What can you do to make moving out of the family home easier
Helping Your Parents Move Out of the Family Homestead
by Gary Foreman
Your parents have decided to sell the family home. They recognize that the home is bigger than they need, requires more upkeep than they can do, and is preventing them from moving to a more appropriate home. You knew that this day was coming, but now that it's here you're not sure how to proceed.
To provide some suggestions on how to help your parents move out of the family homestead, we contacted Jennifer Pickett and Mary Kay Buysse of the National Association of Senior Move Managers (NASMM.org). They were good enough to answer the following questions.
Q. Is there anything that can make parting with long time possessions any easier? Any ways to take memories along to a new home?
Jennifer and Mary Kay: Record stories about the items through short videos on Instagram, Vine, etc. via your smartphone camera. Also, Take photos (& lots of them!) to use in scrapbooks or to create a framed photo collage featuring the items.
Q. Should adult children encourage parents to distribute possessions while they're still alive?
Jennifer and Mary Kay: It's a tricky topic because studies indicate today's adult children and grandchildren do not necessarily want to inherit an older adult relative's possessions. But they also do not want to cause hurt feelings within the family. So, there's a dilemma.
Due to advances in life expectancy, adult children (and grandchildren) already have established their own homes without need of their parent's (or grandparent's) dining room set, china, etc.
That being said, it's important to at least hold a conversation about the possessions while parents are alive and involved. It's a more transparent process for the entire family, especially among the surviving adult children.
Certainly, if older adults want to part with their possessions, Senior Move Managers® can assist them with identifying charitable organizations that will accept the items. In the long run, this helps the children and grandchildren out, once their parents/grandparents die.
Q. What's the best way to raise cash from possessions that won't be moved to the new home?
Jennifer and Mary Kay: This idea that older adults in their own homes are sitting on a big pile of cash is a myth.
The antique markets (and similar secondary markets) are absolutely flooded with furniture, etc. Surf on eBay for just a few minutes to see the thousands of items moved from a home of 30, 40, or 50 years. It's staggering!
Then there's the Target, Walmart, Ikea phenomenon where new things can be bought and replaced very inexpensively and effortlessly (Amazon Prime). So the need or interest to take on a past generation's possessions is simply not there.
Additionally, most people (of the Greatest and/or Silent generations) believe their things are worth more than they are.
Most estate sale companies will require a minimum for the sale, before even taking on the project. These minimums can be in the $10K range, and are often difficult for many families to meet.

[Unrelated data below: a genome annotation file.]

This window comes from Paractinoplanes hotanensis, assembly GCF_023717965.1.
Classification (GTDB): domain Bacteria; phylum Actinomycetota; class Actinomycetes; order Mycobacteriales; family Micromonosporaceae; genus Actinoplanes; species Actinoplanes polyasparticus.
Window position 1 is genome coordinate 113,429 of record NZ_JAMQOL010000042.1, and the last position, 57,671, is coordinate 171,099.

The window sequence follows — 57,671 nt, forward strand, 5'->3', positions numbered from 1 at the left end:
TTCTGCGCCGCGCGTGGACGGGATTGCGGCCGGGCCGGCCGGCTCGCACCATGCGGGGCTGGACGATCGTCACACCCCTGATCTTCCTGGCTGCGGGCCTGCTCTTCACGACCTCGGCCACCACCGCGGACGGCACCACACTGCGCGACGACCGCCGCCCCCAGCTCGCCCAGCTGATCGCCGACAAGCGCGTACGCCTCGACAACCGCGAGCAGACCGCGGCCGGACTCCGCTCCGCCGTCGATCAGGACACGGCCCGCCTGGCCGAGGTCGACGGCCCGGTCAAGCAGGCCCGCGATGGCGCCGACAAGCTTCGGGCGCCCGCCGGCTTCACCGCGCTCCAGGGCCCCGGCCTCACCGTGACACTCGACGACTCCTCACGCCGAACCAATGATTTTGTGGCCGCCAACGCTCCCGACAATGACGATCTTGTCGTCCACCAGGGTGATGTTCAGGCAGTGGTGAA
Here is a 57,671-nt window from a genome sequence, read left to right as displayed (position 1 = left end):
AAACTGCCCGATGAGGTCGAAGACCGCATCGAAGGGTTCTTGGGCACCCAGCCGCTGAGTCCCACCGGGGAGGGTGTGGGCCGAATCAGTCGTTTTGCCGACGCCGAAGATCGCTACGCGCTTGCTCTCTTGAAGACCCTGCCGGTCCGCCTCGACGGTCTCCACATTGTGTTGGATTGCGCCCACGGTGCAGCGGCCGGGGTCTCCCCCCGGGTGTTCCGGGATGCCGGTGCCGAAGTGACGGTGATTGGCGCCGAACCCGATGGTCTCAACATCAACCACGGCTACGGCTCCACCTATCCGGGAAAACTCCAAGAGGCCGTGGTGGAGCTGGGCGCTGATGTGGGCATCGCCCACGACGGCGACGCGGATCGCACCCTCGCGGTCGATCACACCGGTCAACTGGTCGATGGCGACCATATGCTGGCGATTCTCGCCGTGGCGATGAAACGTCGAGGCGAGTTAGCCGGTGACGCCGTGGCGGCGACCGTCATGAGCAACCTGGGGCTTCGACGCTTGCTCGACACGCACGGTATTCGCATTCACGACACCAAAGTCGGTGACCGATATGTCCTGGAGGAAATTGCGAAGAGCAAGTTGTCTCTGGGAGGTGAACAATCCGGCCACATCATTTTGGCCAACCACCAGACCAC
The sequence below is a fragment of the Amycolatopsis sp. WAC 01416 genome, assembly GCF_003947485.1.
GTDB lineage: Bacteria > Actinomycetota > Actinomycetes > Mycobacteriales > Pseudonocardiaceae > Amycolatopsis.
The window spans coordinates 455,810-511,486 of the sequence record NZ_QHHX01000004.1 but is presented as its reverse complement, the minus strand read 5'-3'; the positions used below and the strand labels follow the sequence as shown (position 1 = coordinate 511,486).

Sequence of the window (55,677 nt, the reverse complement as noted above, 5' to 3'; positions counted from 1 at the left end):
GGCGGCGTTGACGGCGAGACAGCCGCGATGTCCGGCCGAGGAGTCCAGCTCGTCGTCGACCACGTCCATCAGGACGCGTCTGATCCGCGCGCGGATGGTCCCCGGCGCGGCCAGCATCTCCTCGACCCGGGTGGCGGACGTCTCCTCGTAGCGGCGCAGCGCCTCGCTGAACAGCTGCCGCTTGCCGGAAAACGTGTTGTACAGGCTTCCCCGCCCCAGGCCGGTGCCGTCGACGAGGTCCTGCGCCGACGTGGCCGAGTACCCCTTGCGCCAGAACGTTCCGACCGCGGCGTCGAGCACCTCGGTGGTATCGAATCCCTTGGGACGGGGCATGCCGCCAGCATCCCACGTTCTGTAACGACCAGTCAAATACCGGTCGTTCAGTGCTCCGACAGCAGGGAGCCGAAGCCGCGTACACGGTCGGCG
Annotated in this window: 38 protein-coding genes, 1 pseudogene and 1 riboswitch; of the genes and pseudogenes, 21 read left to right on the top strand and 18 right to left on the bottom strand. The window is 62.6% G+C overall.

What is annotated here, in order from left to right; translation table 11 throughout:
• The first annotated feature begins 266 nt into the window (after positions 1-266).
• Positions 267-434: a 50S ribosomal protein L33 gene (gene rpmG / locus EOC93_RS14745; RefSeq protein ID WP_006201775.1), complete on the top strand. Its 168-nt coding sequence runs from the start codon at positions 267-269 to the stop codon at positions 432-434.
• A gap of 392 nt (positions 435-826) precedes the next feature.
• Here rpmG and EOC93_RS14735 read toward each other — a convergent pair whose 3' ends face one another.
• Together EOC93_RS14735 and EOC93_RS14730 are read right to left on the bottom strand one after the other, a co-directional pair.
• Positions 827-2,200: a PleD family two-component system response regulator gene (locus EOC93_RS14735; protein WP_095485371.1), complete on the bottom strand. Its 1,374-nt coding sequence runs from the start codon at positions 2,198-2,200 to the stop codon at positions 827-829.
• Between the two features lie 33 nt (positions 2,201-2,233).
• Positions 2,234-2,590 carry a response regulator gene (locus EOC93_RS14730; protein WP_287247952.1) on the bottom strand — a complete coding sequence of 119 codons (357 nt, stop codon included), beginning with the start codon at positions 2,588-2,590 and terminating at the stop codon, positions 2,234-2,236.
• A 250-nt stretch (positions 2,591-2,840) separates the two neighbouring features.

Online auctions are becoming very popular and can generate some money. We observe this trend as an effective way of liquidating the contents of a home that will not be moved or donated.
Q. Often the temptation is to take too much to the new home. Is there a way to avoid overcrowding?
Jennifer and Mary Kay: Space planning is very important prior to making the move. Senior Move Managers® will develop floor plans so the client understands what will fit in the new residence.
Once a floor plan is agreed upon, the process of identifying what will not fit in the new residence crystalizes for the older adult and family.
Q. Are there any technology tools that make the transition from the family home easier?
Jennifer and Mary Kay: Great home inventory software programs were developed to catalogue the interior of a home. Additionally, programs exist that allow older adults to chronicle their lives, which is a wonderful way to preserve their memories and a nice keepsake for adult children and grandchildren.
Some Senior Move Managers® specialize in photo organizing, using the latest technologies to store and share photos, videos, etc.
Helping your parents move out of the family homestead can be challenging in a variety of ways. But taking steps to preserve memories and handle the distribution of the home contents can make the transition much smoother for everyone.
Reviewed November 2017
Take the Next Step:
- Use these strategies when a parent refuses an assisted living facility.
- Determine if debt could derail your retirement and what you can do about it now. Our checklist can help you. Afterall, one of the most important ingredients for a comfortable retirement is to be debt free when you retire.
- Make sure you have enough life insurance. Get your free term life insurance quote from PolicyGenius, a Dollar Stretcher trusted partner.
- Subscribe to After 50 Finances. You've learned how to work smarter, not harder. This weekly newsletter is dedicated to people just like you. Subscribers get a FREE copy of our After 50 Finances Pre-Retirement Checklist, a list of everything you need to do to be ready for retirement.
Gary Foreman is a former financial planner and purchasing manager who founded The Dollar Stretcher.com website and newsletters in 1996. He's been featured in MSN Money, Yahoo Finance, Fox Business, The Nightly Business Report, US News Money, Credit.com and CreditCards.com. Gary shares his philosophy of money here. You can follow Gary on Twitter. Gary is also available for audio, video or print interviews. For more info see his media page.
Share your thoughts about this article with the editor.